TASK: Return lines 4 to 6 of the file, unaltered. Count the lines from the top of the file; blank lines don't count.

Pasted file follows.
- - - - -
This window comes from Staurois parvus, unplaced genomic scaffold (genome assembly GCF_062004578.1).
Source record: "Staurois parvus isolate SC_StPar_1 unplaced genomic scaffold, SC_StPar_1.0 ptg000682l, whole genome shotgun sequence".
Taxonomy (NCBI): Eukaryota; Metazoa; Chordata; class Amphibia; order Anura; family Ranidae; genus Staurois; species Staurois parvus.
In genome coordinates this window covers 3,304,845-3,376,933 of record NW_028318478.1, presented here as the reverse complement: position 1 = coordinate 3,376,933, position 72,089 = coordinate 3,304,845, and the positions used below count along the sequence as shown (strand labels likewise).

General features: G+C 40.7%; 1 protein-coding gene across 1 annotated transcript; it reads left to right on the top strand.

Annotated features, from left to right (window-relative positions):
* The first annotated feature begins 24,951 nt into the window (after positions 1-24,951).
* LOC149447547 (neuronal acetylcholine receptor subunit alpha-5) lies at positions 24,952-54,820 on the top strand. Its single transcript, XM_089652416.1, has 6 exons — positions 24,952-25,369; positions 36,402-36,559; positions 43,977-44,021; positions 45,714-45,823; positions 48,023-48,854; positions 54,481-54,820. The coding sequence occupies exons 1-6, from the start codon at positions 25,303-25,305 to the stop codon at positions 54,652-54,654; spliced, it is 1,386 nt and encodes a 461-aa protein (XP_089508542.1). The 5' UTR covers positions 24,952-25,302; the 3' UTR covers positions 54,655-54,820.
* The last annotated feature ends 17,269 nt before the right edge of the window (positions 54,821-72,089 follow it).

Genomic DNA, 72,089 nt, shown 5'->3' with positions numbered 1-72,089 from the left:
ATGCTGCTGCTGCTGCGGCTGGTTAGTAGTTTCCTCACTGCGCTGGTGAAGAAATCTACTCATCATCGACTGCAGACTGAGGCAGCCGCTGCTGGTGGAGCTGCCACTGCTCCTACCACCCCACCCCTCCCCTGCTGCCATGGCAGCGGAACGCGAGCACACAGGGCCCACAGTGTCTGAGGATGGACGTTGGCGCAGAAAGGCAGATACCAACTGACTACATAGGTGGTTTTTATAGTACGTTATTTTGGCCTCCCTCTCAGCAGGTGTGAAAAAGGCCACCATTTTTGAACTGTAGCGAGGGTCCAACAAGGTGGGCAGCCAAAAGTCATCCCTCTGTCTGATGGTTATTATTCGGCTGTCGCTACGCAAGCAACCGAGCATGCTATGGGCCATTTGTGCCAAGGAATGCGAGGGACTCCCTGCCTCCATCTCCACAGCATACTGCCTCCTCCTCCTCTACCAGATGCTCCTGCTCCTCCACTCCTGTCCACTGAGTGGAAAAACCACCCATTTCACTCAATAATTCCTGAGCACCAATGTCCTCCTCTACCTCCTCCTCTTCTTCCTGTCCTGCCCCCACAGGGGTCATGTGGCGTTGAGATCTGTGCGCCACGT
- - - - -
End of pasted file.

In genome coordinates this window covers 3,304,845-3,376,933 of record NW_028318478.1, presented here as the reverse complement: position 1 = coordinate 3,376,933, position 72,089 = coordinate 3,304,845, and the positions used below count along the sequence as shown (strand labels likewise).

General features: G+C 40.7%; 1 protein-coding gene across 1 annotated transcript; it reads left to right on the top strand.

Annotated features, from left to right (window-relative positions):